Growing up along the coast, I became accustomed to beautiful views of the ocean and, of course, lighthouses are an important part of the New England scenery. One lighthouse, in particular, has long been a favorite subject of mine to shoot. I've spent many days and nights shooting the 67-foot-high structure and its surrounding area, and I always envisioned creating the classic image of a massive moon as it rises behind an interesting foreground structure — in this case, the Point Judith Lighthouse on the southern tip of Rhode Island.
Photographers and cinematographers sometimes find themselves in the middle of a shoot wishing they had some piece of equipment to get that shot just right. Whether a gimbal has broken or the light just isn't cooperating, sometimes you just need a creative solution to make the image you visualize in your head. Vlogger and Photographer Hayden Pedersen has put together a video with some clever hacks to help you create the shot you want — video or still — when you might not have exactly the right piece of equipment to accomplish it. And, best of all, you can see them all in less than two minutes.
There's no denying the vast improvement in image quality on mobile devices from just about every manufacturer, but if Flickr's top images of 2017 are any indication, they're still no match for a good DSLR (and, of course, a good eye). Interestingly, Flickr compiles data on all of the images on its site and metrics such as views, shares, and favorites helped compile the list. But while more than half of Flickr users post photos shot on mobile devices such as cell phones, all of Flickr's Top 25 Images of 2017 were captured by DSLRs.
If you're a crop-sensor shooter looking to go full frame, or if you're just really into getting great deals on camera gear, B&H is bundling some serious savings into a pair of Canon full frame body kits through Saturday at 11:59 p.m. B&H is heavily discounting the ever-popular Canon 5D Mark IV to $2,849 (after a $350 Canon mail-in rebate) , and the 6D Mark II to $1,349 after rebate, and bundling them both with some great extras.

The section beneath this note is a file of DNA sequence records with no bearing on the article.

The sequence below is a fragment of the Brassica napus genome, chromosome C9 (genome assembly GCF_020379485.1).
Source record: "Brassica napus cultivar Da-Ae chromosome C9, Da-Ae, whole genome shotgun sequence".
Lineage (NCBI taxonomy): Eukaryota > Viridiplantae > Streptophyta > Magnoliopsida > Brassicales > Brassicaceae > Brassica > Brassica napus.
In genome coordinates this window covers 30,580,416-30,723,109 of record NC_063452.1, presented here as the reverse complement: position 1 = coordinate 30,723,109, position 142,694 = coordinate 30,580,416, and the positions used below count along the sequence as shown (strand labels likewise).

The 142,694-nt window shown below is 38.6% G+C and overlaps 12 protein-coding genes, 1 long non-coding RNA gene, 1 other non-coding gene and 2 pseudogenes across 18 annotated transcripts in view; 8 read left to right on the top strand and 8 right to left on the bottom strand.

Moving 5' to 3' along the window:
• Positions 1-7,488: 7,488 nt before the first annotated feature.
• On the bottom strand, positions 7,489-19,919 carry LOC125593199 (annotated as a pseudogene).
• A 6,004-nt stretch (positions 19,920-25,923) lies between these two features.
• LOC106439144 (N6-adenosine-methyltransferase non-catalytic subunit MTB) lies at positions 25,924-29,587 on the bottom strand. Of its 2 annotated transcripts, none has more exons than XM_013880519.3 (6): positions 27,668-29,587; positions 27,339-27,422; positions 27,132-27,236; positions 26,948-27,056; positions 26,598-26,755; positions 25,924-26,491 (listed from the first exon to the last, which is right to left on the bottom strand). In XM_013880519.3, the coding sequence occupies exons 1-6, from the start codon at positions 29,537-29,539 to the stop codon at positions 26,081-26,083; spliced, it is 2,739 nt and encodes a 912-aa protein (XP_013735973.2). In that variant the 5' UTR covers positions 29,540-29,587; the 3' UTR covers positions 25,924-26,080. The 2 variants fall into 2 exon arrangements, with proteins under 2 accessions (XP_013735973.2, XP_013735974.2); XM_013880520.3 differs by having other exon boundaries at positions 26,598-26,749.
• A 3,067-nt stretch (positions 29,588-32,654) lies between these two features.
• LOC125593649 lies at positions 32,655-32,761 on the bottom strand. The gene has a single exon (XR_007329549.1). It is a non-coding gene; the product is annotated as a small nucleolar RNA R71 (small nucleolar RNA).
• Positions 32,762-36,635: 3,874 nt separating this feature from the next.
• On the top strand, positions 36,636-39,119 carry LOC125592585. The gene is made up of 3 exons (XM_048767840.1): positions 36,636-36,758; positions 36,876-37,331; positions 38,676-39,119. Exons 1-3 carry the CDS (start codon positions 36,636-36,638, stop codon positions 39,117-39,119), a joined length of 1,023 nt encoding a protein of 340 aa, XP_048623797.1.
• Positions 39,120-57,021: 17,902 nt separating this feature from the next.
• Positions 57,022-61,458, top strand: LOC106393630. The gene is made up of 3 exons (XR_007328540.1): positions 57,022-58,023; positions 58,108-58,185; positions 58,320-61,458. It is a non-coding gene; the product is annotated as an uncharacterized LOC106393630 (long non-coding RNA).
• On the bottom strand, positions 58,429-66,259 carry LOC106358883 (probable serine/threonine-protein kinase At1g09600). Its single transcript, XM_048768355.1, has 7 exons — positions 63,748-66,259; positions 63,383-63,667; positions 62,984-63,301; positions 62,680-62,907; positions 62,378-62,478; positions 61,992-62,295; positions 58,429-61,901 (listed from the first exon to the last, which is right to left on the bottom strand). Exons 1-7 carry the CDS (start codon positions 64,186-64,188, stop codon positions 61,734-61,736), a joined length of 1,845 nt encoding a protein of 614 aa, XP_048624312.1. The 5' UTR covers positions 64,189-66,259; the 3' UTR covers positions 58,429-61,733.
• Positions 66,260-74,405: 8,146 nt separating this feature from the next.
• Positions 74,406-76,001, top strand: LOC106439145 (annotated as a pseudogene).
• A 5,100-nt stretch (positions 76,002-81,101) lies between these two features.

Let's be honest, managing our image files is arguably the least rewarding part of a photographer's job. There's very little satisfaction that comes with a well-organized catalog, and even less satisfaction when we can't find the files we need on a particular device. In the mobile age, having access to all your images and catalogs at any time on any device is critical. And, when you get a new computer, laptop, tablet or other device, getting access to your files can sometimes prove challenging, as I wrote about last week when I purchased a new MacBook Pro from B&H.
As the holidays draw ever nearer, retailers are ramping up their discounts, trying everything they can to attract consumers before the close of the year. For many photographers, this represents a prime opportunity to upgrade their gear, whether they need front-end tools such as a new lens or camera body, or back-end items such as a new computer to speed up their workflow. Of course, with new gear, comes new challenges.
Leica Camera AG today announced an expansion to its APS-C camera lineup with the classic-looking CL mirrorless camera. The CL is the second Leica camera manufactured in Germany and, while the CL and TL2 models are technologically similar, the CL eschews the TL2’s sleek, high-tech form factor for a more traditional Leica design. The black version of the CL will hit stores at the end of November.